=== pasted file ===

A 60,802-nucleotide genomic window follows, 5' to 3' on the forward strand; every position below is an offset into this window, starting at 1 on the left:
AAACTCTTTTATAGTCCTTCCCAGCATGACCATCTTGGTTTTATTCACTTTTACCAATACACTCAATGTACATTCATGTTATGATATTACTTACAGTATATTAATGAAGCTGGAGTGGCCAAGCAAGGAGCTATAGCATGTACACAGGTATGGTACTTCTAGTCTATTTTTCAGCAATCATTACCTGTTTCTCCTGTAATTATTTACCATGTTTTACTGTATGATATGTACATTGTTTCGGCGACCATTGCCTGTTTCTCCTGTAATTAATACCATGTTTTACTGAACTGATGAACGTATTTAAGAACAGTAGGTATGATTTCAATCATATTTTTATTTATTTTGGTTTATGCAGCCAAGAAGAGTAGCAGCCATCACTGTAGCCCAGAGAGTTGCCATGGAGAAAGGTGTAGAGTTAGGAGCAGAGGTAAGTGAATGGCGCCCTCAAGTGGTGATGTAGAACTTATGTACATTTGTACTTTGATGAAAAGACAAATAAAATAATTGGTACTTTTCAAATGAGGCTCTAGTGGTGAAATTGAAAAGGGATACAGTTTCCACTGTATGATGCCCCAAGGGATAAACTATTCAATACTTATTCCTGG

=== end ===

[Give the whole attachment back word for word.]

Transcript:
A 60,802-nucleotide genomic window follows, 5' to 3' on the forward strand; every position below is an offset into this window, starting at 1 on the left:
AAACTCTTTTATAGTCCTTCCCAGCATGACCATCTTGGTTTTATTCACTTTTACCAATACACTCAATGTACATTCATGTTATGATATTACTTACAGTATATTAATGAAGCTGGAGTGGCCAAGCAAGGAGCTATAGCATGTACACAGGTATGGTACTTCTAGTCTATTTTTCAGCAATCATTACCTGTTTCTCCTGTAATTATTTACCATGTTTTACTGTATGATATGTACATTGTTTCGGCGACCATTGCCTGTTTCTCCTGTAATTAATACCATGTTTTACTGAACTGATGAACGTATTTAAGAACAGTAGGTATGATTTCAATCATATTTTTATTTATTTTGGTTTATGCAGCCAAGAAGAGTAGCAGCCATCACTGTAGCCCAGAGAGTTGCCATGGAGAAAGGTGTAGAGTTAGGAGCAGAGGTAAGTGAATGGCGCCCTCAAGTGGTGATGTAGAACTTATGTACATTTGTACTTTGATGAAAAGACAAATAAAATAATTGGTACTTTTCAAATGAGGCTCTAGTGGTGAAATTGAAAAGGGATACAGTTTCCACTGTATGATGCCCCAAGGGATAAACTATTCAATACTTATTCCTGG